When I was working minimum wage there was also the working poor: they needed every penny. If they called in sick you knew they were sick. If you asked them to work overtime they did their best to take it because the extra money was needed (they often couldn't find a sitter on short notice though). They didn't stay in minimum wage for long, their efforts were noticed and they were offered promotions to management (not all accepted because management often meant moving away from family, but in that case they still got maximum raises until they reached the top of the pay scale).
Note that many of the working poor got themselves into that position because of their choices, generally they had a kid at 16 and dropped out of school as a result (at best finished at the bottom of their class). They were failing to dig themselves out of the hole of their bad life choices because that kid takes the time needed to get a better education. In short they lack moral fortitude in that they were (and are...) sleeping around, but not in that they are not working hard for their employer.
The vast majority of teenage mothers in the United States do not choose to get pregnant and do not have the choice of terminating their pregnancy. They either do not have access to abortion providers - the majority of women in the United States do not have access to abortion clinics because of fundamentalist Christian activists and politicians: https://www.guttmacher.org/united-states/abortion/state-poli... - or they are coerced by their fundamentalist Christian parents into not having an abortion.
Teenagers around the US do not as a rule have convenient access to contraceptive pills. That's because the FDA refuses to approve them for OTC sale, despite their safety relative to many other OTC meds. The stated reason for refusing OTC sales is that allowing them would prevent women from seeing their doctors for other medical issues (this is also the reason you can't buy extremely useful and safe meds like Ondansetron OTC). I feel like I'm on firm ground when I add that this is unlikely to be the only reason you can't buy OTC contraceptive pills.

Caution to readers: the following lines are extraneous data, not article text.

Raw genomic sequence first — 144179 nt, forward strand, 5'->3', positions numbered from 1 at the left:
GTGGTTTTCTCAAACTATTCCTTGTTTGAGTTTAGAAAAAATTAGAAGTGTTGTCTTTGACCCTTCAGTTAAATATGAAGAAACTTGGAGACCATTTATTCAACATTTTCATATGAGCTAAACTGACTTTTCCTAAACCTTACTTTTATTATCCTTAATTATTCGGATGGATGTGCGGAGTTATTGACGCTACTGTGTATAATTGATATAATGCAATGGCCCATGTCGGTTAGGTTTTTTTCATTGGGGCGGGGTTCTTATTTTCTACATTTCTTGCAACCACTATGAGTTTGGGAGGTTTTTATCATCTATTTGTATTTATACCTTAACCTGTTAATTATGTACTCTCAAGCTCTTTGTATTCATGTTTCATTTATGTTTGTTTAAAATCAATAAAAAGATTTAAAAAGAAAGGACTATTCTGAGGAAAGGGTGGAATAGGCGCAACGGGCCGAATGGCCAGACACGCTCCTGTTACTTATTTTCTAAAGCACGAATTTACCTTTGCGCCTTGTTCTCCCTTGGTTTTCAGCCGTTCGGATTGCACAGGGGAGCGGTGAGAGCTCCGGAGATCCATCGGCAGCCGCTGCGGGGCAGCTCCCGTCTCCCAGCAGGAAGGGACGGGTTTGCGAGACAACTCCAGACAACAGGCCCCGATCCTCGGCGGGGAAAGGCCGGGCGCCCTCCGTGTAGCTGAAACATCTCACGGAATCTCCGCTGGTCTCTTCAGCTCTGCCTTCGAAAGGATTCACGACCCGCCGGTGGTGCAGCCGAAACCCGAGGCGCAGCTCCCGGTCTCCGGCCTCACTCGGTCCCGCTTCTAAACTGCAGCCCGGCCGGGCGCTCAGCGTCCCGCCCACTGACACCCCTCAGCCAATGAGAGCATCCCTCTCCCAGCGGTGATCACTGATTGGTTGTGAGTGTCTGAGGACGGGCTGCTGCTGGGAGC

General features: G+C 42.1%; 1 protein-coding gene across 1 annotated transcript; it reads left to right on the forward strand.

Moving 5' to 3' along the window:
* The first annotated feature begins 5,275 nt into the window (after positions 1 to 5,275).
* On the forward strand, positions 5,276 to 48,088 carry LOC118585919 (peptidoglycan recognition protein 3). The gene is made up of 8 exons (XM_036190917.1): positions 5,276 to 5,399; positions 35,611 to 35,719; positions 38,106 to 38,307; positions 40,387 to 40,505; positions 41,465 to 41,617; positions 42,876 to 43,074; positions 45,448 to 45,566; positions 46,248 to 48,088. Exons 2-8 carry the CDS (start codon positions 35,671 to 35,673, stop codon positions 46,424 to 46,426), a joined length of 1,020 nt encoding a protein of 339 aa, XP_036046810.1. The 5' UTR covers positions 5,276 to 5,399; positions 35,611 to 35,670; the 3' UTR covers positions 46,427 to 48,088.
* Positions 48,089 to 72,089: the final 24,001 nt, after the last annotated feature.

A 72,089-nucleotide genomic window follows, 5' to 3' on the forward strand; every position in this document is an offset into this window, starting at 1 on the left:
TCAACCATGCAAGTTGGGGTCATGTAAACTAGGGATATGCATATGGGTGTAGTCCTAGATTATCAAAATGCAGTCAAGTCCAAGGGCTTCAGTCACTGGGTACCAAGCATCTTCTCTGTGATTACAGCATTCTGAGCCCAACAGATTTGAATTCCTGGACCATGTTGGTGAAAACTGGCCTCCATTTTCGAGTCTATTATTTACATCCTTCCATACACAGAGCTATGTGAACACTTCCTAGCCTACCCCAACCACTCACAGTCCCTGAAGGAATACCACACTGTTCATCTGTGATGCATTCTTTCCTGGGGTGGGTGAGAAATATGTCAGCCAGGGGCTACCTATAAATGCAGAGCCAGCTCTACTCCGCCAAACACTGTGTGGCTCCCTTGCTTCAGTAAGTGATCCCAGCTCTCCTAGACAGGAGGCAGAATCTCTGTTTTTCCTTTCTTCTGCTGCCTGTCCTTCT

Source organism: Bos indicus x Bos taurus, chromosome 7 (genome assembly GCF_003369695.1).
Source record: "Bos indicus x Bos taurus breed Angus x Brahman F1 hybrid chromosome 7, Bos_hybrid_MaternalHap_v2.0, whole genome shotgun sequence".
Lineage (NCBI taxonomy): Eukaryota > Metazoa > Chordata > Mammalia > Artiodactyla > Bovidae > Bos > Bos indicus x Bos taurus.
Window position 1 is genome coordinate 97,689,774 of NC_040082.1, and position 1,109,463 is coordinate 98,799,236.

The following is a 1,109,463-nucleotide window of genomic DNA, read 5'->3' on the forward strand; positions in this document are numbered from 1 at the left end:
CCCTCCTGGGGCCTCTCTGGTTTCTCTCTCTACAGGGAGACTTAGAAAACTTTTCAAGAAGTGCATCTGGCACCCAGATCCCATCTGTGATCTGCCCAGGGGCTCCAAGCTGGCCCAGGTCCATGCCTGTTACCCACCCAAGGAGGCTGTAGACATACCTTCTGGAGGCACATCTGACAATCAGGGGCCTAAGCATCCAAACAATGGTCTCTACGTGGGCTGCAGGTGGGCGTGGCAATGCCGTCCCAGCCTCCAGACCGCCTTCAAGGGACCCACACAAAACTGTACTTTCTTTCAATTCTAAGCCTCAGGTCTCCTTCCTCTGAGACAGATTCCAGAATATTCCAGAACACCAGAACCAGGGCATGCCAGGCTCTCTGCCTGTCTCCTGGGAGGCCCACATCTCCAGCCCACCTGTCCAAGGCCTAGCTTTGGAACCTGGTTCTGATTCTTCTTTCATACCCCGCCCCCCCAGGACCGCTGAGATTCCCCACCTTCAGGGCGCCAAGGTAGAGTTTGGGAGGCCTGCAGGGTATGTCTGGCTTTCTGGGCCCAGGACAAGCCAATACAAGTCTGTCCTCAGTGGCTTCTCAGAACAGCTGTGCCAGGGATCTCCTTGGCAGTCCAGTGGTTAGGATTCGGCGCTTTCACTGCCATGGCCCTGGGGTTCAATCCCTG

Meanwhile, about half of US states require parental consent for most minors before doctors can issue prescriptions for birth control.
As a fun additional wrinkle, churches, and in particular the Catholic church, run some of the largest hospital and health chains in US metro areas. Church-run hospitals routinely refuse to provide access to contraceptive services. In Chicago, the Loyola health system --- an otherwise well-regarded health services chain! --- won't prescribe contraceptive pills to adults even for non-contraceptive reproductive health purposes!
I don't think we need to spend too much time talking about Planned Parenthood clinics; the issues there are obvious to anyone familiar with the state of reproductive health in the US.
So, no, I don't think it's reasonable to argue that any teenaged girl in the US should be expected to be fully armed with all the tools of modern contraception.
You're also giving teenagers a pass for having unprotected sex as if they don't know there's a risk of 1) getting pregnant and 2) getting an STD.
Certainly some birth control measures are less accessible to teenagers, but what I'm arguing is the parent's claim that "The vast majority of teenage mothers in the United States do not choose to get pregnant"
That's not accurate unless what is meant is that "the vast majority of teenage mothers don't want to get pregnant (but choose to forego readily available birth control / condoms)". I'd believe that.
It's common knowledge how reproduction works. You have condoms, birth control pills and copper rings among other options.
That's simply not a reasonable argument. Don't move the goalposts now.
If you don't use a condom no matter what age you are and get an STD - same thing - that's on you too.
Your argument about post-conception options - I agree that not everyone has the same access. But I'm not talking about that.
Condoms work. Teenagers know the risk. They're just being dumb and it's on them.
Now - your argument that making birth control more available - sure I think that's a good thing too. But the notion that "the vast majority of teenage mothers in the United States do not choose to get pregnant" is irresponsible because almost all of them got pregnant by being wreckless while viable options are readily available. Specifically condoms.
(The comment I just replied to was edited extensively after I replied to it. That's OK; I said what I wanted to say.)